The “why” is something that drives home the values and vision of the organization. The Church, charged with making disciples of Jesus for the transformation of the world, has the same requirement of aligning “what” we do with “why” we do it.

What, then, is the “why” of inviting newcomers to a Welcome Lunch?  We host Welcome lunches  so that people who are new to our faith community will experience God’s love through a warm welcome that helps them feel “at home” in God’s house. Making disciples of Jesus Christ happens when strangers become friends, friends become disciples, and disciples change the world.

This Sunday, if you are a new person to our faith community, you are invited to join us for lunch in the Welcome Center at 12:15 p.m.  Reservations are not needed.  The hospitality team will provide delicious homemade soups and salads. We hope you can join us and experience the love of God through our community of faith.

Peace,

Pastor Cathy Johns

Romania- Way of Faith UMC

Rev. Rares Calugar, Pastor of Way of Faith UMC, and the equivalent to our District Superintendent for the three United Methodist Churches in Romania, is visiting the United States January 12th-22nd, preaching at Hyde Park Community UMC, at all three services on January 14.  Pastor Rares has a passion for connecting with people labeled “less than” and “unworthy”.

Hyde Park Community UMC’s newest partnership is with Pastor Rares and the church he’s appointed to, The Way of Faith UMC church in Cluj-Napoca, Romania.  Way of Faith UMC is new to the UMC worldwide, and our partnership with them allows for their vision to become reality.

In 2017 we helped provide The Way of Faith UMC the opportunity for sustainability and growth within their programming. Alfa Grup is one of the main outreach missions for the church and its members. Working with the orphans in the city of Cluj and its surrounding villages (spanning about 90 km in any direction) is only possible if the group’s leadership has provision as well. Through our partnership, the program directors are able to continue to focus on building into the lives of orphans ranging from infancy through teenage years without worrying about whether they will have to find another job.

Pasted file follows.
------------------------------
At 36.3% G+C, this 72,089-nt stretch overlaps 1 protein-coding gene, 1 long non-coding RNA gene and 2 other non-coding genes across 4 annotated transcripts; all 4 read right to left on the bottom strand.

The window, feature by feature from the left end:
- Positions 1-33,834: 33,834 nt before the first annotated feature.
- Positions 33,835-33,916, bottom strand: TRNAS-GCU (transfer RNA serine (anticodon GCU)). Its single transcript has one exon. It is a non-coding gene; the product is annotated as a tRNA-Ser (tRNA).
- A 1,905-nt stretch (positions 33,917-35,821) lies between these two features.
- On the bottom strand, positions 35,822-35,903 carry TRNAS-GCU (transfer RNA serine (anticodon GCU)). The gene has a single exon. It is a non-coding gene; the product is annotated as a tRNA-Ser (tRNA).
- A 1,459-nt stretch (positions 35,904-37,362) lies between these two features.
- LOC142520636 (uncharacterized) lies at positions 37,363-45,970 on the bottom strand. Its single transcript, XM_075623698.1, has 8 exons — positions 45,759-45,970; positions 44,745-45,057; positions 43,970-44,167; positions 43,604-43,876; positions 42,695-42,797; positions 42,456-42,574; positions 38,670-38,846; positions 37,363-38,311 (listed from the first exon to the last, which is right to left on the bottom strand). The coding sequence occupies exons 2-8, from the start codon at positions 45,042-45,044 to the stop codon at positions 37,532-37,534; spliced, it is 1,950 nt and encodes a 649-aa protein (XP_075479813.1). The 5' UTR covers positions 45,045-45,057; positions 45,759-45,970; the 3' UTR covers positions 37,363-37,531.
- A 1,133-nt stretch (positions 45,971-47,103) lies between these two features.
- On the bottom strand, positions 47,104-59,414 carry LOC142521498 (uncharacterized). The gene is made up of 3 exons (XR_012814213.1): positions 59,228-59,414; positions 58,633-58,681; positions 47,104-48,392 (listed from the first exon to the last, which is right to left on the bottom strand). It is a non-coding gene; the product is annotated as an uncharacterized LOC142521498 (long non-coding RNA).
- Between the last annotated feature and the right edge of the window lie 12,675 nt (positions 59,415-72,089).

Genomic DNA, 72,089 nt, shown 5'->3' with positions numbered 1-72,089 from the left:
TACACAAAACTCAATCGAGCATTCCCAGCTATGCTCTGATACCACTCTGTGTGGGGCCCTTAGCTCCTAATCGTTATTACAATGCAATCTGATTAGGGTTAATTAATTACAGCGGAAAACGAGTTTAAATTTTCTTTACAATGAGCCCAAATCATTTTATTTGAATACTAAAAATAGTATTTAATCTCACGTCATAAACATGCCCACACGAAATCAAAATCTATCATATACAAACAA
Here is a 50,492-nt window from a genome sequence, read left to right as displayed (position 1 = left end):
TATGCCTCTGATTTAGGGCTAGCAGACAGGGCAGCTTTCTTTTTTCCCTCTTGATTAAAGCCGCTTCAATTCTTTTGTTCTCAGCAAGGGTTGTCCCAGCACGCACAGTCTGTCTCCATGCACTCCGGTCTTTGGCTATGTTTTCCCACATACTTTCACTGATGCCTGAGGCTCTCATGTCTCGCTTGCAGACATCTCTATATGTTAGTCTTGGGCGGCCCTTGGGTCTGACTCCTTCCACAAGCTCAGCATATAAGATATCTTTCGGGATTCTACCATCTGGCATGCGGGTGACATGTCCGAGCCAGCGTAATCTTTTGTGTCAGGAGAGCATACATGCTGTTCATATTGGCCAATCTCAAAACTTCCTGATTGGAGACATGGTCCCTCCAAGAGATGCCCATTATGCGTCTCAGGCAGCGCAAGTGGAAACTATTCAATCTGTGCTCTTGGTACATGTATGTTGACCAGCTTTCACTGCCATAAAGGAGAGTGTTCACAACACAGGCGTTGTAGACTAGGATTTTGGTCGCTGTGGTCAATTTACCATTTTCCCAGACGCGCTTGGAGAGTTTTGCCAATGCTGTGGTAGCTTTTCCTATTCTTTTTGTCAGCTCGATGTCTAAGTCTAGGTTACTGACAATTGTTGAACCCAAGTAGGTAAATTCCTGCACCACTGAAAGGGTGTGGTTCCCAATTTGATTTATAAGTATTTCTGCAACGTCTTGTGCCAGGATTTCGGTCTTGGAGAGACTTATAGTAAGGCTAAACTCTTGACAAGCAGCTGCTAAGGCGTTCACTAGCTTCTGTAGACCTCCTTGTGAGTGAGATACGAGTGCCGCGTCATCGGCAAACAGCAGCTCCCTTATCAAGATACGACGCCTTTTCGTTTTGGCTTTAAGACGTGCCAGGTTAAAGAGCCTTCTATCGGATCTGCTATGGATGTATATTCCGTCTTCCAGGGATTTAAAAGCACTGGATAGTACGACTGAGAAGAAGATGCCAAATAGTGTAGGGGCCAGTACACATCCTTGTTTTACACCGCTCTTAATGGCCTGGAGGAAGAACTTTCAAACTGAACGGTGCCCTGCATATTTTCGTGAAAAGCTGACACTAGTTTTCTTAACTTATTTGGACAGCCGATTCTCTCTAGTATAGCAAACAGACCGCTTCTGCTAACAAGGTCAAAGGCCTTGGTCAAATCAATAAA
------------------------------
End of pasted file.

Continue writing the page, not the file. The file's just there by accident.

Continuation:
In 2017, HPCUMC committed $3,500, from the Christmas and Easter Global Ministry offering in support of the ministry of the Way of Faith UMC in Romania.  Your extravagant generosity to the Christmas and Easter offerings is an investment in the transformation of the lives of orphans in Cluj-Napoca, as well as encouragement and support of those who are on the front lines of working with them.  In addition, the Servant Leadership Board approved a grant from the Carl and Alice Bimel Endowment for support of the Alfa Grup.  Thank you for your support!

We welcome our Brother in Christ, Pastor Rares, and celebrate the many ways The Way of Life UMC is partnering with God to bring God’s kingdom on earth as it is in heaven.  I look forward to seeing you in Church!

In Christ,

Pastor Doug

Happy New Year 2018

I’m not sure what your hopes, dreams and aspirations are for the New Year. Better health? Better job? Better relationships? Better home? Better…whatever?  Each year most people at least ponder on what kind of a New Year’s resolution they will start off with to better their life in some way.  What about you?

I have a suggestion: What about your prayer life in 2018? I would venture to say most would agree that the spiritual discipline or practice of prayer is vitally important. What steps are you willing to take to have a better prayer life?

We are starting a new sermon series this Sunday titled: Breakthrough Prayer. It’s our hope this will help us to better understand prayer and create a deeper desire to become more intentional in the practice of prayer. Prayer is about our union with God.

Here are a several quotes that might spur you on in considering a better prayer life:

“The function of prayer is not to influence God, but rather to change the nature of the one who prays.” Soren Kierkegard

“Prayer is putting oneself in the hands of God, at His disposition, and listening to His voice in the depth of our hearts.” Mother Teresa